I’m thinking of altering my assessment strategy for next year. Sort of just thinking aloud here…

For the last two or three years I have given a quiz every Friday. Here’s a general description of my current methodology:

- I create my own quizzes. So far, I haven’t found a test generator I like.
- Each quiz is 10 to 20 questions long.
- Topics mostly come from week’s work, but adding in mixed review is fair game.
- I always return the quizzes on the following Monday.
- Students may retake the quiz as soon as the Wednesday following the Friday. Retakes are during lunch.
- Student gets the retake score.
- There’s no hard limit on number of times a student can retake the quiz; however, more work for me since each retake is unique.
- Assessments are 70% of their grade.

Pros of this assessment strategy:

- Provides me with a fairly frequent analysis of how the students are grasping the concepts. I don’t collect homework, so this is my chance to really understand how the students are getting on individually.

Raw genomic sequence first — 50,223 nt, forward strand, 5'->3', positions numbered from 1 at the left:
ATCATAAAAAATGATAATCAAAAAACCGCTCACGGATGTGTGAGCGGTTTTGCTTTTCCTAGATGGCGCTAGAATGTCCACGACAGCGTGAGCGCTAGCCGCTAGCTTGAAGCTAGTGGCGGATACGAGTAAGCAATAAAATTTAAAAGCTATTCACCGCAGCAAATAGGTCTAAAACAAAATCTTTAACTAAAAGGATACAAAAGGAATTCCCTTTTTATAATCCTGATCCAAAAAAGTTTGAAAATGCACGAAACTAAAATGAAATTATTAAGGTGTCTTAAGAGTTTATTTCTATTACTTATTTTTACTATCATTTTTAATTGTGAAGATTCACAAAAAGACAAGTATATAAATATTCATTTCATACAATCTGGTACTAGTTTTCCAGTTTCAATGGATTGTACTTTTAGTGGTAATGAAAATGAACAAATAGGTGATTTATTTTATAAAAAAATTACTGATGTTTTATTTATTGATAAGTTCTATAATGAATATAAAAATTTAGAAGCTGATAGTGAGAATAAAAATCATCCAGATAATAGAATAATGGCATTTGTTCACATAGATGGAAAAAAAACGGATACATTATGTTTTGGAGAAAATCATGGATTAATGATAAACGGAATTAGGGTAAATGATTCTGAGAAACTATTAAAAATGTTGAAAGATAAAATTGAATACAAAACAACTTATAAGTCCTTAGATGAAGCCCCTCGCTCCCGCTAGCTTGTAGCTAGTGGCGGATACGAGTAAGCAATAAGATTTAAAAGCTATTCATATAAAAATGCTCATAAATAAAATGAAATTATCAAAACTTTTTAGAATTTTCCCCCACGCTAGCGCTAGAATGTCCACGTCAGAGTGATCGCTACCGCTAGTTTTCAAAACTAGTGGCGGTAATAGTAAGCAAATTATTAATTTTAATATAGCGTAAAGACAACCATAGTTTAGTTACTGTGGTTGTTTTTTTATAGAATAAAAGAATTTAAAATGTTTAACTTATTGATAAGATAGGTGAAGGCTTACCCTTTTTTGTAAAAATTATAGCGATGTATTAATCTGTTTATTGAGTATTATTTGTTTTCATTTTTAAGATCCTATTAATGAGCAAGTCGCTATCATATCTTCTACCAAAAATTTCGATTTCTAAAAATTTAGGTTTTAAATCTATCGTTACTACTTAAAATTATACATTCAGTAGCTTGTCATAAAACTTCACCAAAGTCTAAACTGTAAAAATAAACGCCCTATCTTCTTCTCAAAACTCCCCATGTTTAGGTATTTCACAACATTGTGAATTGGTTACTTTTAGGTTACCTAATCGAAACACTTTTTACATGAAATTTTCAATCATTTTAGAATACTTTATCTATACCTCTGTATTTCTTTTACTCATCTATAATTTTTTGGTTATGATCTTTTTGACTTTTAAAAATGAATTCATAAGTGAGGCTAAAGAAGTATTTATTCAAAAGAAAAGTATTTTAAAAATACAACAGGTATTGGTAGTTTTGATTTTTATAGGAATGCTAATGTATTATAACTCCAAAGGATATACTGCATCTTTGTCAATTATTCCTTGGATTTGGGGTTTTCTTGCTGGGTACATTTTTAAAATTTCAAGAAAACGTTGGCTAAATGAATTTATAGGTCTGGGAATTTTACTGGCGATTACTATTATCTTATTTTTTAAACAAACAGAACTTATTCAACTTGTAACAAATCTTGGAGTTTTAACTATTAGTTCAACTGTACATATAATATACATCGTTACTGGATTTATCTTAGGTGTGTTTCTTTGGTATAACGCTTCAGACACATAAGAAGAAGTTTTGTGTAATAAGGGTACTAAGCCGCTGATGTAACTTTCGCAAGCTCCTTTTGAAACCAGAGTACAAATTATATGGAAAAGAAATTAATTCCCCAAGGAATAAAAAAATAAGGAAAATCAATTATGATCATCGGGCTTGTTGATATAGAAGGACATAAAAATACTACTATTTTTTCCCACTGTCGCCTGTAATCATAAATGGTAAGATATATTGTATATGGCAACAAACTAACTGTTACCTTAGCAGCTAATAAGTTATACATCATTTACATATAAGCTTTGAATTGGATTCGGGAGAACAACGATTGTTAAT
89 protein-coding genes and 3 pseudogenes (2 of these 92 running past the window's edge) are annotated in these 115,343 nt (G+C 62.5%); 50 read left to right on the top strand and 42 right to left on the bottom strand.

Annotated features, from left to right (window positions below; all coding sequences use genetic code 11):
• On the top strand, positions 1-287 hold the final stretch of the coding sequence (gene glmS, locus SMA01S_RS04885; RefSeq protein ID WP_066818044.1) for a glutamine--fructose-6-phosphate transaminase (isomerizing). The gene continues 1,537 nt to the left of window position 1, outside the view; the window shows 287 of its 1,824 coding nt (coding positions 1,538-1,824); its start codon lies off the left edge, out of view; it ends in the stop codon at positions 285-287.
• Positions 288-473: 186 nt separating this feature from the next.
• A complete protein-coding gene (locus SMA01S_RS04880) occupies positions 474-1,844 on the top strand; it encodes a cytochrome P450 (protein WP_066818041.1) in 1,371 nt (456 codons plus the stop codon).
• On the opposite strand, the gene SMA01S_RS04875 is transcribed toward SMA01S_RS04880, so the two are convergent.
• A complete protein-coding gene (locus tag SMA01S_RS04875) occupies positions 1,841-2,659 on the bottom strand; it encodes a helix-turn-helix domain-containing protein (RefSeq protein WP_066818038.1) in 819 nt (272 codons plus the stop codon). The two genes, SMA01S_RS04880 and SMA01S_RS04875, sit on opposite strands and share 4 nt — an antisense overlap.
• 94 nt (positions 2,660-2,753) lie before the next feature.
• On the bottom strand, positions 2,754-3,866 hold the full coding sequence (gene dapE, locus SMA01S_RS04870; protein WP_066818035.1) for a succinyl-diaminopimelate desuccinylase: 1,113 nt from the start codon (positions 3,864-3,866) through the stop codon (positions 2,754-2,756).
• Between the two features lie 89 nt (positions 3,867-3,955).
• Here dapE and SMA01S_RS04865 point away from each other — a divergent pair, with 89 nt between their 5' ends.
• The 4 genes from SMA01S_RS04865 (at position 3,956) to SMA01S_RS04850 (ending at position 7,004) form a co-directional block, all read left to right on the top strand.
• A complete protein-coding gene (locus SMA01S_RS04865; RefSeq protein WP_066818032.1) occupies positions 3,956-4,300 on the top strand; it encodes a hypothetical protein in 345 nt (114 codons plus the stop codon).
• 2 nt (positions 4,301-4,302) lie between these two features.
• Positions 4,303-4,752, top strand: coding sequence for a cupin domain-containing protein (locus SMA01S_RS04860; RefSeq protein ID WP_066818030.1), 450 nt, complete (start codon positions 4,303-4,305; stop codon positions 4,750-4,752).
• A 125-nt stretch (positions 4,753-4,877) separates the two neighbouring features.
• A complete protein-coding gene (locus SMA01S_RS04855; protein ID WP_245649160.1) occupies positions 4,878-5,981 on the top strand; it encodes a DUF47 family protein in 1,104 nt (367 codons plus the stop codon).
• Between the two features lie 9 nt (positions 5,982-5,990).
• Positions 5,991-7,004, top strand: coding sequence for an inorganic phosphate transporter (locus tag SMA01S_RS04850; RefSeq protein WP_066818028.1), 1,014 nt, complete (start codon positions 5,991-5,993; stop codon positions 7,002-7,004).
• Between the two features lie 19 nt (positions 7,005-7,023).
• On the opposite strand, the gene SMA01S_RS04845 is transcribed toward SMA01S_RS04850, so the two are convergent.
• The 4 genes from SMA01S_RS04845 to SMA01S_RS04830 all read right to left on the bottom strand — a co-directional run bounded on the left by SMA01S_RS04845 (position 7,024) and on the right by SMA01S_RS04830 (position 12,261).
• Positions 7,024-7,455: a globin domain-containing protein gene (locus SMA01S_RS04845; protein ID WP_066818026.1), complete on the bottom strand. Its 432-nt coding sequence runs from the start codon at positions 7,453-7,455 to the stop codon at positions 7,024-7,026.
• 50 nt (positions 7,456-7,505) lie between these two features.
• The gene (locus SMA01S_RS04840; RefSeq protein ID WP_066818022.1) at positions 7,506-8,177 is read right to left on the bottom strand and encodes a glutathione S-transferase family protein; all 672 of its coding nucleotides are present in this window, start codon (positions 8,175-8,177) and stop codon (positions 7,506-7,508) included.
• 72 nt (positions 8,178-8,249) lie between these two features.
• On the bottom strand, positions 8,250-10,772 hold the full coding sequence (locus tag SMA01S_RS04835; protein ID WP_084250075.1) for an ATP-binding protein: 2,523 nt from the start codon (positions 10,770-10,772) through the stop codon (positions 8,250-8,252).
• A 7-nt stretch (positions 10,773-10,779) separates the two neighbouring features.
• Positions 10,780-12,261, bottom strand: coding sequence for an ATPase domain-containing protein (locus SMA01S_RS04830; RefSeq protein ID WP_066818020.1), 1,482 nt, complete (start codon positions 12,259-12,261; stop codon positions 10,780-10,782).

- Students always have a chance to improve their skill on a topic, and therefore their grade. I always tell the students that we all learn at different rates, and as long as you eventually get it that’s all that matters. If a student is getting a bad grade in my class, there is always a path to improvement.

Cons of this assessment strategy:

- Lots of instruction time given to assessing students and then going over corrected quiz. This is the biggest con. I don’t like testing students on Friday for a topic I introduced on Thursday, so I feel like the strategy steals Thursday from me.
- Is 100% on a retake = 100% on original quiz ? Do I want to penalize the students slightly (5%) for retaking quiz?
- Students who wait too long to retake the quiz are often retaking it under pressure from a parent, and they score the same or worse. One idea is to allow just the one retake the week after taking the quiz.

Not sure yet how I’ll change this for next year; any suggestions? In a couple of weeks I will be attending a math common-core training course. Maybe that will help answer some questions…or confuse me more.

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